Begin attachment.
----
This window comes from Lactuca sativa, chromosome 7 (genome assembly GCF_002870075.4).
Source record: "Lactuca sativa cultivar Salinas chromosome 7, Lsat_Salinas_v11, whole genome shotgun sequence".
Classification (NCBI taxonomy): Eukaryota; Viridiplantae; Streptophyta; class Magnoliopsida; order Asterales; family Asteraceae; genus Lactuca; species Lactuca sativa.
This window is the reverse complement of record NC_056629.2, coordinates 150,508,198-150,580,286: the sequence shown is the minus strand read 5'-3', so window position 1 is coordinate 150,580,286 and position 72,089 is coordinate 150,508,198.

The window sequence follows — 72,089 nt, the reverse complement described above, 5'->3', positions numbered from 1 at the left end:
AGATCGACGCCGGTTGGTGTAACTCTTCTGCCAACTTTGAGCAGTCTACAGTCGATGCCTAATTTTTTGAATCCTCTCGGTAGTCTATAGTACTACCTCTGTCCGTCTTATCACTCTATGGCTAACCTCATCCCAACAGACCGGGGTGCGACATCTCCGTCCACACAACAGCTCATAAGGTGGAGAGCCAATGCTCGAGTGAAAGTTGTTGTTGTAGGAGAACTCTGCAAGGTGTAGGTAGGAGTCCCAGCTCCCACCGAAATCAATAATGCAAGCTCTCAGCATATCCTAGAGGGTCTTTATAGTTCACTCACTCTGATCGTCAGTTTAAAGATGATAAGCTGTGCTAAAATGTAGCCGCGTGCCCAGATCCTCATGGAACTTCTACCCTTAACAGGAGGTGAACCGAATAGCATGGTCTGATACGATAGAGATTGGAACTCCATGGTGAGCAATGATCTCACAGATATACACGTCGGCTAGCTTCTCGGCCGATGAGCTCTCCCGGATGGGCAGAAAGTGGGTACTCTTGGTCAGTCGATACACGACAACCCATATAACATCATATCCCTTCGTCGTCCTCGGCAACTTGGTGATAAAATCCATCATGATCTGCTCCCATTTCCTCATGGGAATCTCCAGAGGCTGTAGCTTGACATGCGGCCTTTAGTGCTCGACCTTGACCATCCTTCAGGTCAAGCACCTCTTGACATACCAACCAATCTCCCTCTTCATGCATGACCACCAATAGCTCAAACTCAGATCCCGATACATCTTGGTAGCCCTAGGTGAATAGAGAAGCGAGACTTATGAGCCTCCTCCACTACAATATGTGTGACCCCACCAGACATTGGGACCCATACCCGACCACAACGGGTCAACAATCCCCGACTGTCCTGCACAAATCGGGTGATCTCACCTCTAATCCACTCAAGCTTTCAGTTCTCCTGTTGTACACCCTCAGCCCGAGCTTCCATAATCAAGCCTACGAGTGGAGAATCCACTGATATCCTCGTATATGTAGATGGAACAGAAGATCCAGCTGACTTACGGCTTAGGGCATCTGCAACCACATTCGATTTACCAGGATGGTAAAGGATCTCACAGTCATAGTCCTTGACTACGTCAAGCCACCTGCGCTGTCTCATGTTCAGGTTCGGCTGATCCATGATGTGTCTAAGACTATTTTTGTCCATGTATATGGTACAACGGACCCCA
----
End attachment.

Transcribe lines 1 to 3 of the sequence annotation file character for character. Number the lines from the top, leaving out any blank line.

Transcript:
This window comes from Lactuca sativa, chromosome 7 (genome assembly GCF_002870075.4).
Source record: "Lactuca sativa cultivar Salinas chromosome 7, Lsat_Salinas_v11, whole genome shotgun sequence".
Classification (NCBI taxonomy): Eukaryota; Viridiplantae; Streptophyta; class Magnoliopsida; order Asterales; family Asteraceae; genus Lactuca; species Lactuca sativa.